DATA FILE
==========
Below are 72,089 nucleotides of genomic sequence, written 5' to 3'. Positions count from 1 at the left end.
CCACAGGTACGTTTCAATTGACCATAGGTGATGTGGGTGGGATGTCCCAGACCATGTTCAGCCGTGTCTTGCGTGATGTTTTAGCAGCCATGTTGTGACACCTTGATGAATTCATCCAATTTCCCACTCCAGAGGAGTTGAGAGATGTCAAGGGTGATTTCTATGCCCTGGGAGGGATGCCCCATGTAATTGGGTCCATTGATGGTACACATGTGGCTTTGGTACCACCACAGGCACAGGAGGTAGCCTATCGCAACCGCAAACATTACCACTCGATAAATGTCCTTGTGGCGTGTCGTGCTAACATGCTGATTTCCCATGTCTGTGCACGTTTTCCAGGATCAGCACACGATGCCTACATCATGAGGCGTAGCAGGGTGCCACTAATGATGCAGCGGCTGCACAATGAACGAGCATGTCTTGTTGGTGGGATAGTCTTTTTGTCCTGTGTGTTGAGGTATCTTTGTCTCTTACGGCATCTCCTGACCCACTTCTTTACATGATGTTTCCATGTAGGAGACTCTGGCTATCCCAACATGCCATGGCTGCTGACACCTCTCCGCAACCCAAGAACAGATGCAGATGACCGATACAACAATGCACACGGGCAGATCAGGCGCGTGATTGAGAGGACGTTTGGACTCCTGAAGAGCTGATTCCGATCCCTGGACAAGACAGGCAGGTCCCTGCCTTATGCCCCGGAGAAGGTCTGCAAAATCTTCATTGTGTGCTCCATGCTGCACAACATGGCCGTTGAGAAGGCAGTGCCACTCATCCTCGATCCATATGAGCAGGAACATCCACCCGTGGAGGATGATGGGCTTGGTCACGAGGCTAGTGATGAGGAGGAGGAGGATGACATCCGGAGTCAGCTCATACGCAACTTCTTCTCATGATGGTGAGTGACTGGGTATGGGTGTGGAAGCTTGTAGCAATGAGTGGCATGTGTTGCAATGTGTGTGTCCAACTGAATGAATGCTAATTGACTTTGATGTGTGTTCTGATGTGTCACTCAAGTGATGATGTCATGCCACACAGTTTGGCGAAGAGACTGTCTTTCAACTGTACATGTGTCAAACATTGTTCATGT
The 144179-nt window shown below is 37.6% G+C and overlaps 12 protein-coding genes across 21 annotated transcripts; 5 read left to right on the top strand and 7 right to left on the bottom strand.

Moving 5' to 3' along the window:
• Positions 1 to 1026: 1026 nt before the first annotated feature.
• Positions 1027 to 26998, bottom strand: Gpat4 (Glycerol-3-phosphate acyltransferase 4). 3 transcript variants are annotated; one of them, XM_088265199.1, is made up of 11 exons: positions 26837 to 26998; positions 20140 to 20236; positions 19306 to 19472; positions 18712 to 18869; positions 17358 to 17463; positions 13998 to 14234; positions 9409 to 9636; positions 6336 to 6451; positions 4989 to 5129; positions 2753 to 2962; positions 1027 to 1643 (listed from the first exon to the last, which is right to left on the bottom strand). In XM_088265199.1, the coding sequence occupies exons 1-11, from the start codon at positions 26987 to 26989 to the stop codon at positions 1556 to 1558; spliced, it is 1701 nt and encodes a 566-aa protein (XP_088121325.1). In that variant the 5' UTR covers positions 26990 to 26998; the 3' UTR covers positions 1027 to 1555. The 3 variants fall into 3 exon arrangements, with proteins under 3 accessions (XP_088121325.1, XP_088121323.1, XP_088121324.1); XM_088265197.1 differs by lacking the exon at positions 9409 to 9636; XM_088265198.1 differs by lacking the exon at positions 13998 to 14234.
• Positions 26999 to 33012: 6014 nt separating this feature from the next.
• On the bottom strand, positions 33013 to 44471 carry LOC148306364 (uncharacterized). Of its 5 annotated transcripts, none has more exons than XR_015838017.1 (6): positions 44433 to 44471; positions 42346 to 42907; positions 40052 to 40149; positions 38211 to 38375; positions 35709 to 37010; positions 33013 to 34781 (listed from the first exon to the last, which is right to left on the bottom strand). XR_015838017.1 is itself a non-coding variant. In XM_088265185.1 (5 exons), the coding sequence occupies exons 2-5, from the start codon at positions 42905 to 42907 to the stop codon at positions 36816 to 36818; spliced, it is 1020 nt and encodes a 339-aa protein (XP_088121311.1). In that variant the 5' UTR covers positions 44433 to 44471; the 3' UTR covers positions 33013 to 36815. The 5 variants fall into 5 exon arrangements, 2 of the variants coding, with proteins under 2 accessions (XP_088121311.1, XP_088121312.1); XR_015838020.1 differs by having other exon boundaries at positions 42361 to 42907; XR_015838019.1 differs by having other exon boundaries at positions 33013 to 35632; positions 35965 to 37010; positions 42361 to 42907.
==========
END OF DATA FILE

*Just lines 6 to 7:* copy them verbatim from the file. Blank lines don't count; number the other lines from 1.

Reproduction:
• Positions 1027 to 26998, bottom strand: Gpat4 (Glycerol-3-phosphate acyltransferase 4). 3 transcript variants are annotated; one of them, XM_088265199.1, is made up of 11 exons: positions 26837 to 26998; positions 20140 to 20236; positions 19306 to 19472; positions 18712 to 18869; positions 17358 to 17463; positions 13998 to 14234; positions 9409 to 9636; positions 6336 to 6451; positions 4989 to 5129; positions 2753 to 2962; positions 1027 to 1643 (listed from the first exon to the last, which is right to left on the bottom strand). In XM_088265199.1, the coding sequence occupies exons 1-11, from the start codon at positions 26987 to 26989 to the stop codon at positions 1556 to 1558; spliced, it is 1701 nt and encodes a 566-aa protein (XP_088121325.1). In that variant the 5' UTR covers positions 26990 to 26998; the 3' UTR covers positions 1027 to 1555. The 3 variants fall into 3 exon arrangements, with proteins under 3 accessions (XP_088121325.1, XP_088121323.1, XP_088121324.1); XM_088265197.1 differs by lacking the exon at positions 9409 to 9636; XM_088265198.1 differs by lacking the exon at positions 13998 to 14234.
• Positions 26999 to 33012: 6014 nt separating this feature from the next.